So after I got off the phone, I did a Google search for the "Irish Northern Aid Committee" and came up with its more well-known moniker, Noraid. And various news items, etc., indicating that Noraid had been forced in the mid-'80s by the U.S. government to register as an American agent for the . . . IRA.
And that Noraid has been accused widely of funneling money and weapons directly to IRA terrorists. Etcetera, etcetera and so on and so on.
So, I dutifully printed all this stuff out, plus some background articles about the protests and told the program director, Manic Don, that Noraid stank to high heaven, was an IRA front, and that while Father Boyle and his school certainly were of interest, under no circumstances should there be an uncritical, PR puff-piece interview. I said that it might even be useful to include a Protestant churchman knowledgeable about Northern Ireland in the interview and turn it into a challenging dialog.
But under no circumstances, I said, should we be turned into an uncritical PR conduit for terrorist sympathizers and the ethnic and spiritual poison that breeds them.
Predictably, my idiot program director shoved all the cautionary material into a drawer and blew me off.
Fast forward to Friday. The Noraid flack shows up at the station unannounced and asks Manic Don whether the interview is still on. He says yes, and O'Malley, the Noraid flack, gives him a Noraid flier for the fundraising event, which Manic throws on my desk.
I come in to work a few minutes later, find this on my desk and very nearly blow a gasket. I write IRA on it in black magic marker and give it back to him, once again advising that we not allow IRA sympathizers uncritical PR on Pope FM, even though they've found a useful idiot to legitimize them in this beleaguered priest.
So, when I came into work today, I pretty much knew what I would have to do.
So, about 1:30, in comes the Noraid guy with Father Boyle in tow. I recognized him from TV and the Internet stories. Manic Don Lawlor and our development and public-relations director give them the nickel tour and go in to talk about the interview.
I hear Manic Don telling them that we "don't want to ruffle any feathers" and "don't want to get into politics."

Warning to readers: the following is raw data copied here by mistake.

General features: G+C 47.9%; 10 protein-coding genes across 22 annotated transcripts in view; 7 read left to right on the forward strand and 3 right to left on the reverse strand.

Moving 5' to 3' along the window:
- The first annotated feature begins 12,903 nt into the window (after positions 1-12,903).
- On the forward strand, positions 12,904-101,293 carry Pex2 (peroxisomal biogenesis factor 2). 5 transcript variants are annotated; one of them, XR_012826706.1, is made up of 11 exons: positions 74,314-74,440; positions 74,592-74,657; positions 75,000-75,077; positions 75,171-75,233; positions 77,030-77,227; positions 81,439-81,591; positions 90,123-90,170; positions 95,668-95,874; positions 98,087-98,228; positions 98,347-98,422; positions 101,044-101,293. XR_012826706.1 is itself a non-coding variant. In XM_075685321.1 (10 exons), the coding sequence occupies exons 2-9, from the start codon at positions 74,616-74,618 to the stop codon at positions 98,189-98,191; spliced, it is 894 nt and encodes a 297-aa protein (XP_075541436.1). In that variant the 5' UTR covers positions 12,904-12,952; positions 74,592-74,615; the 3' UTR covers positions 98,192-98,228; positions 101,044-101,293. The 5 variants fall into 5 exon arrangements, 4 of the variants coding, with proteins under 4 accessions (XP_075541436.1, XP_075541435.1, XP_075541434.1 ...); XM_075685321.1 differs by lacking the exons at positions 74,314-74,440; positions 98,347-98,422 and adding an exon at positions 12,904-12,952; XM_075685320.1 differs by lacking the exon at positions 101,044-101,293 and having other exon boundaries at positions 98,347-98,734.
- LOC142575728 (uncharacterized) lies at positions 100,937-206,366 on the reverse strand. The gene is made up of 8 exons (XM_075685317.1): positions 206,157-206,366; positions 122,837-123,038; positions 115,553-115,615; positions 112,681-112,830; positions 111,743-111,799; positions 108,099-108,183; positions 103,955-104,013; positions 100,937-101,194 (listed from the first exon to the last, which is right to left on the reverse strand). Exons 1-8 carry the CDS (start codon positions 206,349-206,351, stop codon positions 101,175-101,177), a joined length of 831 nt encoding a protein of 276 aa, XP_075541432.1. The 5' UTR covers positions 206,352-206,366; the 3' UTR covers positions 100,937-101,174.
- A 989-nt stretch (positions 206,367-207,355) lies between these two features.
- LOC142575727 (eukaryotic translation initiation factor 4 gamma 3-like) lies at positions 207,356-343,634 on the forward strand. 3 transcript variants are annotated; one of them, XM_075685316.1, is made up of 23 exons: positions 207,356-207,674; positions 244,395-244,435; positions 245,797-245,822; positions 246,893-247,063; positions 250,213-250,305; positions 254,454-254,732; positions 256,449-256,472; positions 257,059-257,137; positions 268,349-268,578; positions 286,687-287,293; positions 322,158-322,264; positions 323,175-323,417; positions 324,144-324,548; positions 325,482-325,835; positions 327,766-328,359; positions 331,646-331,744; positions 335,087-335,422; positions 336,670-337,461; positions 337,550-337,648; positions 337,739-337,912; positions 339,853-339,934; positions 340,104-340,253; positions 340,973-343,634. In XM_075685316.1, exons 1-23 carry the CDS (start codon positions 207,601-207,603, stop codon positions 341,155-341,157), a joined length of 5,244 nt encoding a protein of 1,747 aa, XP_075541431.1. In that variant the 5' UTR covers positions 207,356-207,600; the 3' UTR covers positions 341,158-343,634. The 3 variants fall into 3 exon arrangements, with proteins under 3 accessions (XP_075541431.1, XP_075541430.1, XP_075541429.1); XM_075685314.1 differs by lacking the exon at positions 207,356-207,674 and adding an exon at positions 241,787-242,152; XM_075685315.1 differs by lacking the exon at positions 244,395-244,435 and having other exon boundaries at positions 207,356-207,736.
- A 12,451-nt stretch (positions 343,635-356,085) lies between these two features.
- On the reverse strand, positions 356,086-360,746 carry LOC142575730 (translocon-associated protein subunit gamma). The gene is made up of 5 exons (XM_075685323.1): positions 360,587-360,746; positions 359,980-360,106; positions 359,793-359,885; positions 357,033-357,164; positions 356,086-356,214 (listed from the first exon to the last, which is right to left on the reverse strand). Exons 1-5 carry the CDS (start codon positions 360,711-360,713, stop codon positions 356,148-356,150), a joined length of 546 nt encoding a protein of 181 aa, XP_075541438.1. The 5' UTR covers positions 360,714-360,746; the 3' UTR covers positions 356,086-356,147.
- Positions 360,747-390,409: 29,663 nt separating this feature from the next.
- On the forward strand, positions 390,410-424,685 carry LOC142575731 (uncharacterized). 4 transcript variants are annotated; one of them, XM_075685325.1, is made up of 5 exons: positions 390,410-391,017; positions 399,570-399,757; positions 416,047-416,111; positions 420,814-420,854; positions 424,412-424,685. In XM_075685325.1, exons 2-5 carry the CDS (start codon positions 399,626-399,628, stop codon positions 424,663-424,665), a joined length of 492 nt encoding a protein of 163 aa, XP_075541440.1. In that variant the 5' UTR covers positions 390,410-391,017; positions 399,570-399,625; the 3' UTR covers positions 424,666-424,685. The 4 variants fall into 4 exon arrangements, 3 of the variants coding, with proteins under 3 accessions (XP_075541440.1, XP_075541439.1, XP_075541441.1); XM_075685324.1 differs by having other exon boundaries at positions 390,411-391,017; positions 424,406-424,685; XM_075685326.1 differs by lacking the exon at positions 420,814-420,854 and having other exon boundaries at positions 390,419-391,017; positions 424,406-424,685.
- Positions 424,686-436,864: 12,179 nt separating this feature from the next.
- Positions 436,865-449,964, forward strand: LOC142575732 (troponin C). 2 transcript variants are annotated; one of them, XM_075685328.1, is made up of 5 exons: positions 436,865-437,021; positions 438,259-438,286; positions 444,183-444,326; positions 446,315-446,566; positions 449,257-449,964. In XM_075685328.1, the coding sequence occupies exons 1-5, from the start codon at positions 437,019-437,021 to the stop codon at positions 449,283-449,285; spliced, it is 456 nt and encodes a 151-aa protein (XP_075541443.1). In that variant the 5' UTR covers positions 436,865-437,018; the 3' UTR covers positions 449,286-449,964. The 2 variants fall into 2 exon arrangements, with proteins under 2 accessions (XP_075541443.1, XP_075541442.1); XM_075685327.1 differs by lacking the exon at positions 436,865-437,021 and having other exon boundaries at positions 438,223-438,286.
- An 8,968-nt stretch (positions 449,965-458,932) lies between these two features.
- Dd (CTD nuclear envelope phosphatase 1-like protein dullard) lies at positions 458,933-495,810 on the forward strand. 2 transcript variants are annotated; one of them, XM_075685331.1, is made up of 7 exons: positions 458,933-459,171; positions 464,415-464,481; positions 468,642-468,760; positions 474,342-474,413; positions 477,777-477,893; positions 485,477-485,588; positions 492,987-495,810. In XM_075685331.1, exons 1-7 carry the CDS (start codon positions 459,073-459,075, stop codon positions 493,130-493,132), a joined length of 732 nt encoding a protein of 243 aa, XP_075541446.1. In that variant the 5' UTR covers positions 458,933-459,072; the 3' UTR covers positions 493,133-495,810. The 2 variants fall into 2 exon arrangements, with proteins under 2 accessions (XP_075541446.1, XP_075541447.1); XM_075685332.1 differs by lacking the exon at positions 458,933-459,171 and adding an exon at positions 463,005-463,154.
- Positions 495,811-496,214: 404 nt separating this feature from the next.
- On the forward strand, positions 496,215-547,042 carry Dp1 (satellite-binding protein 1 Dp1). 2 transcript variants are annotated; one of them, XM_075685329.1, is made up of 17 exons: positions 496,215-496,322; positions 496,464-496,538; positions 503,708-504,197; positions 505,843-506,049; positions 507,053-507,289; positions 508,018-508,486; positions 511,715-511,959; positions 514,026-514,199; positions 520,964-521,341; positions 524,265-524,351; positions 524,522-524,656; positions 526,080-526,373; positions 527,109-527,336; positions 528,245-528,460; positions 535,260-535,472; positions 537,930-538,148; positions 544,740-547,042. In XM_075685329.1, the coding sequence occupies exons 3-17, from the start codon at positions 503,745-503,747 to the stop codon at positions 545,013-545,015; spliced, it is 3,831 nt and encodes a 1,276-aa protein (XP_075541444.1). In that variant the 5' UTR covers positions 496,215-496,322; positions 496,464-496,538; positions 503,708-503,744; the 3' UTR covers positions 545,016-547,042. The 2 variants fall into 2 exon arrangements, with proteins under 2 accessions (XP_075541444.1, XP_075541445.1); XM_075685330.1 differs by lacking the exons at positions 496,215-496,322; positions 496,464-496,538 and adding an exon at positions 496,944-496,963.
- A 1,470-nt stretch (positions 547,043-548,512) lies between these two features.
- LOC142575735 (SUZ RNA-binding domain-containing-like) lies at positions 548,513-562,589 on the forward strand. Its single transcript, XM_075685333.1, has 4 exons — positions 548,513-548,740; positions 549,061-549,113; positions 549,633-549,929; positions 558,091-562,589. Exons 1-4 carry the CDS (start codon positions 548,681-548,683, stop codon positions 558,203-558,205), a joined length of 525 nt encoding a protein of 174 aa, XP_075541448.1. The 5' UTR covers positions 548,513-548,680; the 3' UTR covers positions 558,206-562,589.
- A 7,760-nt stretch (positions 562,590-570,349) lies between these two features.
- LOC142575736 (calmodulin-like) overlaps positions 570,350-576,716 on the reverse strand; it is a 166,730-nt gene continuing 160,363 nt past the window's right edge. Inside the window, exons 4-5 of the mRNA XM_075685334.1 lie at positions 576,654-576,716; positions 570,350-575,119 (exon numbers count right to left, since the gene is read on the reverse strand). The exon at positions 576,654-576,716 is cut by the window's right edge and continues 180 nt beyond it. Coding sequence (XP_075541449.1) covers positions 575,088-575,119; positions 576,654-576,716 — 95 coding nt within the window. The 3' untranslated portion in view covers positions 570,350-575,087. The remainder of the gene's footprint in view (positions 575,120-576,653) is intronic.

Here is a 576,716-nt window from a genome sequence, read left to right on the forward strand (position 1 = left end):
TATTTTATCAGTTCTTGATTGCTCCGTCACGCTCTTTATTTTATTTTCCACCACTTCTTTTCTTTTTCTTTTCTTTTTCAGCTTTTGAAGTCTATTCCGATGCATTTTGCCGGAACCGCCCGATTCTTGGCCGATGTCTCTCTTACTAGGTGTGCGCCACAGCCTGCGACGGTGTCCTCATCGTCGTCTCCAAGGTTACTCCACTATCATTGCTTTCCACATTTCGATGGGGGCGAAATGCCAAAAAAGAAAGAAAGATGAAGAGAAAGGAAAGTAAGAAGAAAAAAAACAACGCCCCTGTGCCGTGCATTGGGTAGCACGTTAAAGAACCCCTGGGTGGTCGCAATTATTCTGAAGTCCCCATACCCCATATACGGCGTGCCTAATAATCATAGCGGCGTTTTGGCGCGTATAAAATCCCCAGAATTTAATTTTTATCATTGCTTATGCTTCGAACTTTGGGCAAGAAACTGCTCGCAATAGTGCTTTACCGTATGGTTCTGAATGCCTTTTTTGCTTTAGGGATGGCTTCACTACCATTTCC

So, after a while, Lawlor comes into my production room and starts setting up for the interview, trying to smooth things over with me by saying that they weren't going to get into politics but wanted to do the interview so as not to "insult the priest." He also said we might interview the Noraid guy to be polite, but that it "won't see the light of day." (Like I was about to believe this guy???)
I said the fact that Noraid was sponsoring the priest's visit couldn't be ignored, and asked what kind of "peace prize" was going to go to a priest who'd associated himself with reputed IRA gunrunners. I asked him whether the Hibernians would give Father a "peace prize" if he'd been protecting little Protestant girls from a Catholic mob, of which there were just as many in Ulster.
Finally, I told him that, in conscience, I could not and would not engineer for the interview, and that I already had enough to answer for before the Judgment Seat and didn't want to add that to the list. I also told him that, as a convert with Scots-Irish ancestors on my father's side by the name of McShane, IRA thugs probably had killed at least a few of my distant kin.
I then walked off, leaving Manic to engineer the interview (which would be conducted by our development guy) himself. So, I spent 30 or 45 minutes in the lobby talking to our contractor's foreman and our secretary, who seemed genuinely troubled when I told her the score. I added that if I were in Northern Ireland, I'd likely be dead meat if I crossed the Tiber (converted) in one direction or the other.
Later, Manic Don and our development guy complained to the GM about my refusal to engineer the interview. So the GM, Ken, tried to smooth things over and said the station might use the interview on our soon-to-be-resurrected talk show Living in Grace, but that they'd have one of our Irish diocesan priests on to talk about the situation in Northern Ireland.
I told him the same thing I'd told the program director, adding that as a convert, I thought I had a different and valuable take on the subject and that, in the wake of 9/11, we should keep 10,000 miles away from any group that had any ties to terrorists past or present.
He then moved on to trying to allay some other concerns I'd had about our underwriting practices.
But then -- damn! -- he just had to go. So I caught him before he walked out the door and told him that by wanting to run that interview, we were in the political and moral quicksand now, and that any airing of that had to be as part of an honest, critical, hard-news look at the situation or I wasn't going to be having anything to do with that particular Living in Grace, either.
He said he had to run, but that he'd "have a talk" with me about it.
I'll just bet.